Testing legacy codeMany people have read Mike Feather's excellent book, "Working effectively with legacy code." including people on my team. Some people like Mocks. Watch this space - Overload 127 will contain an article asking if mocks are always the right thing to use.
My team has lots of legacy code, that is code without tests. We want to get it under test and I want these tests to run on our Jenkins box. I want any quick running tests to run on each checkin and email us if the build got broken and whoever broke it fix it. A girl can dream.
Stop it - you're doing it wrong
We seem to be developing a "pattern" whereby we introduce singletons in order to make our code testable. Yes, I just said introduce singletons in order to make the code testable.
I think this is happening because "we" (well, they) want to use gmock because it's brilliant. I could be wrong. Perhaps it doesn't matter why it is happening we just need to stop this and do something different.
Why does gmock make you write singletons?Let's look at an example, with the names changed to protect the guilty.
Suppose you have some code like this (C++).
//miles and miles of public functions and comments
double Value(std::string logMessage, double someIrrelevantNumberToLog);
double Asset::Value(std::string logMessage, double someIrrelevantNumberToLog)
ENTERPRISE_INHOUSE_LOG_FRAMEWORK_THAT_PULLS_IN_THE_WORLD(info, logMessage, someIrrelevantNumberToLog);
double value = 0.0;
value = spotValue(m_notional, m_exchangeRate);
value = futureValue(m_notional, m_exchangeRate);
spotValue and futureValue are C functions that may or may not call COBOL or FORTRAN or similar.
We have ended up with some tests. Yay! Which use singletons. Boo!!
(Hope you like the comment being in red - as a warning rather than the odd convention of making them green in many IDEs).
No, but, HOW?In order to test this, and armed with gmock we have something like mockSpotValue.h (namespaces and include guards left as an exercise for the reader for brevity)
MOCK_CONST_METHOD(spotValue, double(double, double));
MockSpotValue & mockSpotValue();
Let's not point out this isn't a singleton. I'll leave the "mockSpotValue" instance create factory builder method as an exercise for the reader too. Making comments in red reminds me of being a teacher. It's the future. Or spot on. Depending on a boolean.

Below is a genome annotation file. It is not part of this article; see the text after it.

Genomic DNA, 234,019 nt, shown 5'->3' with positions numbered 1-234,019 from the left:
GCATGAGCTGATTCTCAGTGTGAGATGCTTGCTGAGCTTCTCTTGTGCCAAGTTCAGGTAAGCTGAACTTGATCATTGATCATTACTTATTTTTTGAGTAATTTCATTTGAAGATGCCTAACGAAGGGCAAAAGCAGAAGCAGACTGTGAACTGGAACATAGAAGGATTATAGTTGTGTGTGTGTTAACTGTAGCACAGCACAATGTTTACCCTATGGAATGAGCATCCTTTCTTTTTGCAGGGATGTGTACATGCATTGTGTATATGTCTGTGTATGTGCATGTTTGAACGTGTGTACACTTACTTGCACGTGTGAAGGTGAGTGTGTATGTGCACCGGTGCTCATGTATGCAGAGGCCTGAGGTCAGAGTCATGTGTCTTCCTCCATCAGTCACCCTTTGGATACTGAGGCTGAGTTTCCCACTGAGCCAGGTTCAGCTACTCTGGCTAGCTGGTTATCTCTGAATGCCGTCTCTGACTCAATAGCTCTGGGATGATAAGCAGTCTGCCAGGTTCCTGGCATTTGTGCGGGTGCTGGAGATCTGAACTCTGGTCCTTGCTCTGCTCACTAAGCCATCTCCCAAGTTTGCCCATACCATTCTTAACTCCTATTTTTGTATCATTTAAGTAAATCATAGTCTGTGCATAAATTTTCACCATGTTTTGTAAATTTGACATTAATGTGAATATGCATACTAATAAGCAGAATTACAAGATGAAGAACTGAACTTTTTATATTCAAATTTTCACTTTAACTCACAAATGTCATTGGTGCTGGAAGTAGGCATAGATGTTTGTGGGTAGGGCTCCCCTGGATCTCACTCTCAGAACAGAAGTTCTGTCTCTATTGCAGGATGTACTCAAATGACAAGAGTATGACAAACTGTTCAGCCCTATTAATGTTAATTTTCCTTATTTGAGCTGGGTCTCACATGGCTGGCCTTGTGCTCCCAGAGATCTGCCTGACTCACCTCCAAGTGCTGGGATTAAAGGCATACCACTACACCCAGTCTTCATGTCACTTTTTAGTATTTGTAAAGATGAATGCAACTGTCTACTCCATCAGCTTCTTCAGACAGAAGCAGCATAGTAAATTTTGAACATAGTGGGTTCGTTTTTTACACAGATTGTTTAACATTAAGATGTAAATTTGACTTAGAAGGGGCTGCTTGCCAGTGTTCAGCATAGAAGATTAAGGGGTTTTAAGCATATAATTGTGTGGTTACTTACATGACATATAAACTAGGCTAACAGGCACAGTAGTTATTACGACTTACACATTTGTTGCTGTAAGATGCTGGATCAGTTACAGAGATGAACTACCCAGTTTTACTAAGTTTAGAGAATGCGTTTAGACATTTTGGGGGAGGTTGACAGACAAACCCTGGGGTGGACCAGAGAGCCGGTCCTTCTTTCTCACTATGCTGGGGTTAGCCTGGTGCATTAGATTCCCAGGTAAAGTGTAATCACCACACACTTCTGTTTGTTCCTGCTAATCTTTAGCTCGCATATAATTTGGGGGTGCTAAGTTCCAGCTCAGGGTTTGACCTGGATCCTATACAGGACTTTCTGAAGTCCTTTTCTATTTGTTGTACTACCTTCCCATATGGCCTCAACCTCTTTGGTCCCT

Now we use a linker seam to make our very own spotValue we can call in a test on a dev box.
double spotValue(double x, double y)
And where's the test(s)?Ah. Tests. Yes, having done this we should write some. Or maybe just one for brevity.
MockSpotValue & valueApi = mockSpotValue();
asset.makeSpot();//or something mad like that
EXPECT_CALL(valueApi, spotValue(_, _)).WillOnce(Return(42));
I have simplified this. In order to get something like this Asset into a test we did some things with a sprout. This may require another blog post.
BUT that's a B(ad) U(nit) T(est)How do we know this is a bad test? Because we have seen the singleton? Even without that the name smells. "testGetSpotValueWithZeroNotional"
I have seen worse. I saw one call "testDefaultIsValid" which asserted that a thing constructed with defaults IS NOT valid. I digress.
So, testGetSpotValueWithZeroNotional. What are we testing? Can we make this test name clearly express what is tests?
The best I can come up with is testThatSpotAssetValueReturnsTheValueIToldTheMockToReturn or more simply
HelpI like that we are trying to get tests round legacy code. I just have a few qualms about how we are doing this. Please comment with suggestions on how to test this better.
I feel like banning mocks until we have written a few characterisation tests. At least there will be fewer singletons that way. Who ever heard of adding singletons in order to test code?
I may have mentioned that I don't like mocks. That was _before_ I'd read this. Is gmock OK in a sane context? It doesn't look OK.ReplyDelete